In all the 17 villages that had come together to fight for the bridge, it was a day of celebration. “Far brighter than Diwali, more colourful than Holi,” as Awasthi remembers.
Almost immediately after that, the Sai began to shrink. The rain-fed river that had once flowed majestically all year round and would become fearful in the monsoon, was reduced to a timid version of itself, getting weaker as the years went by.
This is not a fate unique to the Sai. Venkatesh Dutta, Professor, School for Environmental Sciences at the Babasaheb Bhimrao Ambedkar University, Lucknow, says in a report : “There is a global trend of intermittency. The flow of once-perennial rivers (like the Sai) has become monsoon-dependent and sluggish. Data from 1984 to 2016 confirms that both groundwater and baseflow are declining.”
Baseflow is water from the ground that flows into a water body over a long time even after the last rain; while groundwater is the water under the ground – the stock into which a river needs to dig into when it gets dry. Baseflow is thus the river of today, groundwater – the river of the future. Over a 20 year period from 1996, rainfall in Uttar Pradesh decreased by 5 per cent.
The WaterAid report on
The State of Groundwater in Uttar Pradesh
, released in July 2021, reads, “...rapid decline of water levels have severely impacted groundwater-fed rivers of the state, as natural discharges/base flows from the groundwater system to rivers, and wetlands have significantly reduced or almost vanished. Large scale encroachment of water bodies and their catchments has added miseries…. Reduced base flows are impacting groundwater-dependent rivers and their ecological flows as well the surface storages. Gomti river and its tributaries as well as several other rivers in the state are groundwater-fed, but heavy extraction and subsequent groundwater level decline in the river catchment have impacted severely with significant reduction in flows of the rivers.”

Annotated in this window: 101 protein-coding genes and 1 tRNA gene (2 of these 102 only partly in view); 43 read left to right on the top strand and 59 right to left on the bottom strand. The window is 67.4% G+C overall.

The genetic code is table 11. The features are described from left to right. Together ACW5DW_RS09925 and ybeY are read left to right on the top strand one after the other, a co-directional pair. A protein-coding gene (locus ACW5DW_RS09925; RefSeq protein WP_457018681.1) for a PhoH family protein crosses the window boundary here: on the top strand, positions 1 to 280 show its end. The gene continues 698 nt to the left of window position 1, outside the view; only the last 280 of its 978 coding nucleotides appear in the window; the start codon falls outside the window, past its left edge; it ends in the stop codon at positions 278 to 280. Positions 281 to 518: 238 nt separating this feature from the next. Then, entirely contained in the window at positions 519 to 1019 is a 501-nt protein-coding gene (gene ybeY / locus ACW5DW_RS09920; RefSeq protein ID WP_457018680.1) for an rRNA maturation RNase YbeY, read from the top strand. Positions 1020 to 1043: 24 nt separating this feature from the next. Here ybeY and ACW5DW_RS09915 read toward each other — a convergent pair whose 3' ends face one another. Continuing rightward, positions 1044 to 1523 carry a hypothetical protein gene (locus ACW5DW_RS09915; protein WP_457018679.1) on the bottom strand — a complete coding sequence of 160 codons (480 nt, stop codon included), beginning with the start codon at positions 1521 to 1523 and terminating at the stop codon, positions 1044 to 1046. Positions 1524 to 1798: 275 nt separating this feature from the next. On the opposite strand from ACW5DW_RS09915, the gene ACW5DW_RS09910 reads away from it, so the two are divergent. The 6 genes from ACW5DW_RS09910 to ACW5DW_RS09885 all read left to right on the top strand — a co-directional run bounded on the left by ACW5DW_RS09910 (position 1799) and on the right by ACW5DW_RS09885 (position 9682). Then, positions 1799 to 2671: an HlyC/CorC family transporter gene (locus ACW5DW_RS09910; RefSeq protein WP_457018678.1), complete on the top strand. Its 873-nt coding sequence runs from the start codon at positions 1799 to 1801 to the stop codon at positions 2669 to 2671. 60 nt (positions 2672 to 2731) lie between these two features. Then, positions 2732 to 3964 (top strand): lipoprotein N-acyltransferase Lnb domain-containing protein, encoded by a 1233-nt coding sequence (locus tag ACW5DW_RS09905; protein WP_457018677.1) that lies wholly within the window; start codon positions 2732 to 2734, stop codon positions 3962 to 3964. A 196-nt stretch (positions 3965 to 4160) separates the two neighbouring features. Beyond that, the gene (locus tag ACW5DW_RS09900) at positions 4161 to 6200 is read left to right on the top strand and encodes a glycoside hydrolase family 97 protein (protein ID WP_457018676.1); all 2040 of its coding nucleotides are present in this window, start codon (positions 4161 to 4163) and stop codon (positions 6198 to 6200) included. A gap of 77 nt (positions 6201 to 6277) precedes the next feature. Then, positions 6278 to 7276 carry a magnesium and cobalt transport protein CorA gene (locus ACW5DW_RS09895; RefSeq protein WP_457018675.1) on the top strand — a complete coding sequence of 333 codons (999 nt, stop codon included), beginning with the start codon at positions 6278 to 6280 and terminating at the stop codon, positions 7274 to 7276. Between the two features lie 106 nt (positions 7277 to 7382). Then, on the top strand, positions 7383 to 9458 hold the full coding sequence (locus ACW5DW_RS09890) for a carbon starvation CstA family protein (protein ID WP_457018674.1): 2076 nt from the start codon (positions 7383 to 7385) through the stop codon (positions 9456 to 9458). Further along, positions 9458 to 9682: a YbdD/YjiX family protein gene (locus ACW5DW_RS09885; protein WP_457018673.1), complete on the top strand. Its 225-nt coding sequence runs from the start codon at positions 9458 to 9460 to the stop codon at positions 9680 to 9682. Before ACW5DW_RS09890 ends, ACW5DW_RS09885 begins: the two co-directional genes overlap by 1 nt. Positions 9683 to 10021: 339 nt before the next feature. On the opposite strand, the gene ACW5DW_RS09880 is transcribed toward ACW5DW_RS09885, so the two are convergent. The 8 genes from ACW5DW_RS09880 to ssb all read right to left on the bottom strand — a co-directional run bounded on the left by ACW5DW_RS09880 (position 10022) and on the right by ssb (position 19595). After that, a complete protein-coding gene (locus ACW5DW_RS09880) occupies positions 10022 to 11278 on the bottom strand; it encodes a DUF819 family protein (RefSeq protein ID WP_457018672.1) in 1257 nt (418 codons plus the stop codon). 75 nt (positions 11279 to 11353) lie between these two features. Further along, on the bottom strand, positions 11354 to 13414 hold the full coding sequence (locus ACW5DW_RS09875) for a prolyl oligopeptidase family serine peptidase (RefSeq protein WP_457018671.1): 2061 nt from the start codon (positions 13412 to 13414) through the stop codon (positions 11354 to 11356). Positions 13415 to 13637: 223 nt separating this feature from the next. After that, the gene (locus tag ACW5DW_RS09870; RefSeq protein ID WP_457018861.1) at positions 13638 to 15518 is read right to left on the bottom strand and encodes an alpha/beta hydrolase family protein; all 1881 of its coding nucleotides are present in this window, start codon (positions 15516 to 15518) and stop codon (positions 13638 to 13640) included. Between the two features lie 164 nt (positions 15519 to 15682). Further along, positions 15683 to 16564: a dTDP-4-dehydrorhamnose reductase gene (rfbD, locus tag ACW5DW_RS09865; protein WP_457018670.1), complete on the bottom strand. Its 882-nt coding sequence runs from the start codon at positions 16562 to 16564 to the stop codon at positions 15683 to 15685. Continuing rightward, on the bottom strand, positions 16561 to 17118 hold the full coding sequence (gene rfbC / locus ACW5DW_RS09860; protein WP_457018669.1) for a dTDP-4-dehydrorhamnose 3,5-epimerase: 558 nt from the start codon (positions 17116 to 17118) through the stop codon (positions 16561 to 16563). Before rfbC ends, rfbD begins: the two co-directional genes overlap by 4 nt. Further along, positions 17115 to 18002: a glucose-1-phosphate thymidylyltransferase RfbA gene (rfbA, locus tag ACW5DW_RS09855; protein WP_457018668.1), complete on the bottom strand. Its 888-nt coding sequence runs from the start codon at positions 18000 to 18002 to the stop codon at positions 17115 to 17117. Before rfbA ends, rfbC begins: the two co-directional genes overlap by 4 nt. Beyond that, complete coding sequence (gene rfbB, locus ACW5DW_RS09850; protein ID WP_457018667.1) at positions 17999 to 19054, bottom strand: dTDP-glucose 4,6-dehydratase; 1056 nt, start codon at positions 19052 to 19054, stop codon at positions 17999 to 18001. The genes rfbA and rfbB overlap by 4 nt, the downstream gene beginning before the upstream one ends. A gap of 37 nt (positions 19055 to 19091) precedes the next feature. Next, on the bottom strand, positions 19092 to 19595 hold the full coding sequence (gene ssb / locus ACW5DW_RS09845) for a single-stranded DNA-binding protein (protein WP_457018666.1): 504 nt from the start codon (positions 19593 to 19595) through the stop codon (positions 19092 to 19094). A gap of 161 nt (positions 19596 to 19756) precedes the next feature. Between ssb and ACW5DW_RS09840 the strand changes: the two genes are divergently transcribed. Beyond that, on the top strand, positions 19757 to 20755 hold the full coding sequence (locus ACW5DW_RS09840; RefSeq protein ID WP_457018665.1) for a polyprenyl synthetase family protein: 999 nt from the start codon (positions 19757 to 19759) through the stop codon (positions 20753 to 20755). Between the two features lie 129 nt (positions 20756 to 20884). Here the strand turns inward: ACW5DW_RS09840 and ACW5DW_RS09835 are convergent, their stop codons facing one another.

In addition to these disasters, the district faced a third problem.
showed that Hardoi had lost 85 per cent of its wetlands between 1997 and 2003.
In Parauli, even to those who do not delve into the science, the changes are visible. For instance in just over two decades, all six wells in the village have turned dry. All rituals conducted at wells (such as the offering of prayers by a new bride) have been given up. During the summer months, the river is a feeble trickle.
Those like Shivram Saxena, 47, a farmer whose greatest summer pleasure was swimming in the river, are now hesitant to step in it, even for a photograph. “This is not the beautiful, clean river I grew up with,” he says standing in knee deep water while an animal carcass floats behind him.
Awasthi’s own father Devi Charan was a
(a government appointed worker who measures land for the irrigation department). He had a small canal built to divert the Sai’s water to Parauli for irrigation. Now that canal is dry.
Instead, on the banks of the river, diesel-operated water pumps have been installed to water the fields.
The Sai has had its set of warriors. Among them, 74-year old Vindhyavasani Kumar, a former member of the state’s legislative council (1996-2002) who in 2013 undertook a journey of 725 kms on the banks of the river. During the 82 public meetings he conducted, and the thousands of trees he planted, his message was that saving the Ganga would not be possible so long as its tributaries were not protected.